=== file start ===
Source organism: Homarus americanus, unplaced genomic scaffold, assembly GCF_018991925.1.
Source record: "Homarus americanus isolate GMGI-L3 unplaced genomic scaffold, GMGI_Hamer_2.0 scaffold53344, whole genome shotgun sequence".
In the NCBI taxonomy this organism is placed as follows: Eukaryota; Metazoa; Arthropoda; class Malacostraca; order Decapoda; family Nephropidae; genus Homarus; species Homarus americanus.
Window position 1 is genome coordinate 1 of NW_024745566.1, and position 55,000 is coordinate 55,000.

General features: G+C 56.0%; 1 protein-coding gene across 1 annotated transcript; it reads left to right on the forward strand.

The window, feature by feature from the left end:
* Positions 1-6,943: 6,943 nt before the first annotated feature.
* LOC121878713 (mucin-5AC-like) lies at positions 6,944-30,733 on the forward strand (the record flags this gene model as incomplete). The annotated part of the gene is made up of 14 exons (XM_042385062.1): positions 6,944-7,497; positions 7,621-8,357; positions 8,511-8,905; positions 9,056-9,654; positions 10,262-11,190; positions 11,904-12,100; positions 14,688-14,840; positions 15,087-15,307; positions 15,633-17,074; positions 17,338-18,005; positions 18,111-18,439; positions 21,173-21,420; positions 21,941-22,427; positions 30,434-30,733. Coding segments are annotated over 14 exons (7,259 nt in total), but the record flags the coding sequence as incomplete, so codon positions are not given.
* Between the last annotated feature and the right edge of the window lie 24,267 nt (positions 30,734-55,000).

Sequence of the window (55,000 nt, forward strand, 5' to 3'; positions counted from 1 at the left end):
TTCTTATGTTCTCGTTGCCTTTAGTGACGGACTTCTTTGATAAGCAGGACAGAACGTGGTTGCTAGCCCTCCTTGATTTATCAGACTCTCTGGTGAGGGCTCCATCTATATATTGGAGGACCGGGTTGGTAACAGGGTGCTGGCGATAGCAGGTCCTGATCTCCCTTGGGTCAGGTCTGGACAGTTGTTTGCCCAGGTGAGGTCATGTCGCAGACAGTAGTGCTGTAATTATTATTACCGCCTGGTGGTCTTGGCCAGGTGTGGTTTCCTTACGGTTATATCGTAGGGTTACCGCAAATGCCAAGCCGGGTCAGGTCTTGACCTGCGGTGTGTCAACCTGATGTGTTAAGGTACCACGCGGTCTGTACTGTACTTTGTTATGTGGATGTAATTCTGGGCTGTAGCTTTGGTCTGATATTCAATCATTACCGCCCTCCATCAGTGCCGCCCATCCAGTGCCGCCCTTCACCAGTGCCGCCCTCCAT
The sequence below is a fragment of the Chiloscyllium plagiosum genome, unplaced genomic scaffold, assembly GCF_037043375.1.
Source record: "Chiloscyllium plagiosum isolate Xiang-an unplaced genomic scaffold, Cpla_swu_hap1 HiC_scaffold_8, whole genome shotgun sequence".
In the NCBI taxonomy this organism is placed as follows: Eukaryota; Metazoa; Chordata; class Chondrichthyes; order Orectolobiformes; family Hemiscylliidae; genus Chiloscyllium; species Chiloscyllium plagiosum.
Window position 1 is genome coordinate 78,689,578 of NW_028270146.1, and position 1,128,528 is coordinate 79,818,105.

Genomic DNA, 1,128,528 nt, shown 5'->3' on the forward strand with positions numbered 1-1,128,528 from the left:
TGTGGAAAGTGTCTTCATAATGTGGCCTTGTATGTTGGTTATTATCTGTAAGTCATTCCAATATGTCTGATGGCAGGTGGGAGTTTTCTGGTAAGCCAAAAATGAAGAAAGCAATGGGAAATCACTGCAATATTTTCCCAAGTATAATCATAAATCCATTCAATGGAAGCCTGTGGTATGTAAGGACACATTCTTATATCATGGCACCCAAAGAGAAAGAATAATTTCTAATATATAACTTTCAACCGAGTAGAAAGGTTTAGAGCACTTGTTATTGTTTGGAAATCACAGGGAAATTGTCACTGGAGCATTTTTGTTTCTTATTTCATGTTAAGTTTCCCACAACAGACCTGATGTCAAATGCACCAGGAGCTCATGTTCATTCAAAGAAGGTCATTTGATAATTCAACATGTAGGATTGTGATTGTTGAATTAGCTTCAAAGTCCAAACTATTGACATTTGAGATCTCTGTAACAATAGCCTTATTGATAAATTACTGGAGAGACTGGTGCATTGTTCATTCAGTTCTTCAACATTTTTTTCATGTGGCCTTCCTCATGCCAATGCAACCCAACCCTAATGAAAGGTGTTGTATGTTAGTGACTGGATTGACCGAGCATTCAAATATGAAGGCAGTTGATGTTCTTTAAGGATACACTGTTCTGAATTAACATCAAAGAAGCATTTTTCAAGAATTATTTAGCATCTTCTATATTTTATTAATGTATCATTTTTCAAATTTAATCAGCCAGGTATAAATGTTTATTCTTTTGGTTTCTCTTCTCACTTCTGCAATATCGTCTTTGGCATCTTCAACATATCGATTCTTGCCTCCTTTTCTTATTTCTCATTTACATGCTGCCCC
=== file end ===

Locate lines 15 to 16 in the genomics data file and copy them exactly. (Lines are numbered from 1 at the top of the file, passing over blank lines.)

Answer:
Window position 1 is genome coordinate 78,689,578 of NW_028270146.1, and position 1,128,528 is coordinate 79,818,105.

Genomic DNA, 1,128,528 nt, shown 5'->3' on the forward strand with positions numbered 1-1,128,528 from the left: